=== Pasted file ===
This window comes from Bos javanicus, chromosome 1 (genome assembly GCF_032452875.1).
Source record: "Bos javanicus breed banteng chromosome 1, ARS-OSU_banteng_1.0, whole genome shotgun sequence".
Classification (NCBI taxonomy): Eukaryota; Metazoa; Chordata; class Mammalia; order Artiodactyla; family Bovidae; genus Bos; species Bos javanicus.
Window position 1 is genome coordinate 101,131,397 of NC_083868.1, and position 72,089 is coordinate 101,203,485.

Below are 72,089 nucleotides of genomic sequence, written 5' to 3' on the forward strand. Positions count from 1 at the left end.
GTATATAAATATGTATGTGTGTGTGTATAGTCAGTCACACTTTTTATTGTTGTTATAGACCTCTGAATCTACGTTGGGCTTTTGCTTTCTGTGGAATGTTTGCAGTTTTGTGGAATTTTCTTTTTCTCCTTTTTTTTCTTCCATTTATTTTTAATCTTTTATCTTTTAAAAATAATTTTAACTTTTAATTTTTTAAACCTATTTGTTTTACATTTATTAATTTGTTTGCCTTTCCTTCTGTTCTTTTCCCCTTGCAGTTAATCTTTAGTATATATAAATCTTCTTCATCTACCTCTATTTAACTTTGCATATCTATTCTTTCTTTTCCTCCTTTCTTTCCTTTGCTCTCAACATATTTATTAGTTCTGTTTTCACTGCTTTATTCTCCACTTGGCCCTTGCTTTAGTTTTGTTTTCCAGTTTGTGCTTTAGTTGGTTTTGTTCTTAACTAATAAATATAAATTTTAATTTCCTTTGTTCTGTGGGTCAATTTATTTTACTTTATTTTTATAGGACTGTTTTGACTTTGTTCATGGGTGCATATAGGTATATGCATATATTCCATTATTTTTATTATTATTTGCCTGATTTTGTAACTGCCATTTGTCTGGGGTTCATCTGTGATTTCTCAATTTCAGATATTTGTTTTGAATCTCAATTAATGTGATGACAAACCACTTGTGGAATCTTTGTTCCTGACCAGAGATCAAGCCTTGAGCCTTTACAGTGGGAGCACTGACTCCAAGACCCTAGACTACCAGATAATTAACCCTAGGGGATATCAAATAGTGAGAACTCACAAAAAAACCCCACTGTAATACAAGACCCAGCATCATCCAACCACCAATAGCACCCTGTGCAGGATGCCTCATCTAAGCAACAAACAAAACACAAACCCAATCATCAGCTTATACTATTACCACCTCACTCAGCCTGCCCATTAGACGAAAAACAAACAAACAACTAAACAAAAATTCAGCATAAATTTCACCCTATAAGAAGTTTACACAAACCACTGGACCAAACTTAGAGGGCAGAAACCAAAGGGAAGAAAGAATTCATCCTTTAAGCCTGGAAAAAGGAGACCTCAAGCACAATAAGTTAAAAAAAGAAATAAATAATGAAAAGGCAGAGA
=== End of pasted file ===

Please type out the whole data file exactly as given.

This window comes from Bos javanicus, chromosome 1 (genome assembly GCF_032452875.1).
Source record: "Bos javanicus breed banteng chromosome 1, ARS-OSU_banteng_1.0, whole genome shotgun sequence".
Classification (NCBI taxonomy): Eukaryota; Metazoa; Chordata; class Mammalia; order Artiodactyla; family Bovidae; genus Bos; species Bos javanicus.
Window position 1 is genome coordinate 101,131,397 of NC_083868.1, and position 72,089 is coordinate 101,203,485.

Below are 72,089 nucleotides of genomic sequence, written 5' to 3' on the forward strand. Positions count from 1 at the left end.
GTATATAAATATGTATGTGTGTGTGTATAGTCAGTCACACTTTTTATTGTTGTTATAGACCTCTGAATCTACGTTGGGCTTTTGCTTTCTGTGGAATGTTTGCAGTTTTGTGGAATTTTCTTTTTCTCCTTTTTTTTCTTCCATTTATTTTTAATCTTTTATCTTTTAAAAATAATTTTAACTTTTAATTTTTTAAACCTATTTGTTTTACATTTATTAATTTGTTTGCCTTTCCTTCTGTTCTTTTCCCCTTGCAGTTAATCTTTAGTATATATAAATCTTCTTCATCTACCTCTATTTAACTTTGCATATCTATTCTTTCTTTTCCTCCTTTCTTTCCTTTGCTCTCAACATATTTATTAGTTCTGTTTTCACTGCTTTATTCTCCACTTGGCCCTTGCTTTAGTTTTGTTTTCCAGTTTGTGCTTTAGTTGGTTTTGTTCTTAACTAATAAATATAAATTTTAATTTCCTTTGTTCTGTGGGTCAATTTATTTTACTTTATTTTTATAGGACTGTTTTGACTTTGTTCATGGGTGCATATAGGTATATGCATATATTCCATTATTTTTATTATTATTTGCCTGATTTTGTAACTGCCATTTGTCTGGGGTTCATCTGTGATTTCTCAATTTCAGATATTTGTTTTGAATCTCAATTAATGTGATGACAAACCACTTGTGGAATCTTTGTTCCTGACCAGAGATCAAGCCTTGAGCCTTTACAGTGGGAGCACTGACTCCAAGACCCTAGACTACCAGATAATTAACCCTAGGGGATATCAAATAGTGAGAACTCACAAAAAAACCCCACTGTAATACAAGACCCAGCATCATCCAACCACCAATAGCACCCTGTGCAGGATGCCTCATCTAAGCAACAAACAAAACACAAACCCAATCATCAGCTTATACTATTACCACCTCACTCAGCCTGCCCATTAGACGAAAAACAAACAAACAACTAAACAAAAATTCAGCATAAATTTCACCCTATAAGAAGTTTACACAAACCACTGGACCAAACTTAGAGGGCAGAAACCAAAGGGAAGAAAGAATTCATCCTTTAAGCCTGGAAAAAGGAGACCTCAAGCACAATAAGTTAAAAAAAGAAATAAATAATGAAAAGGCAGAGA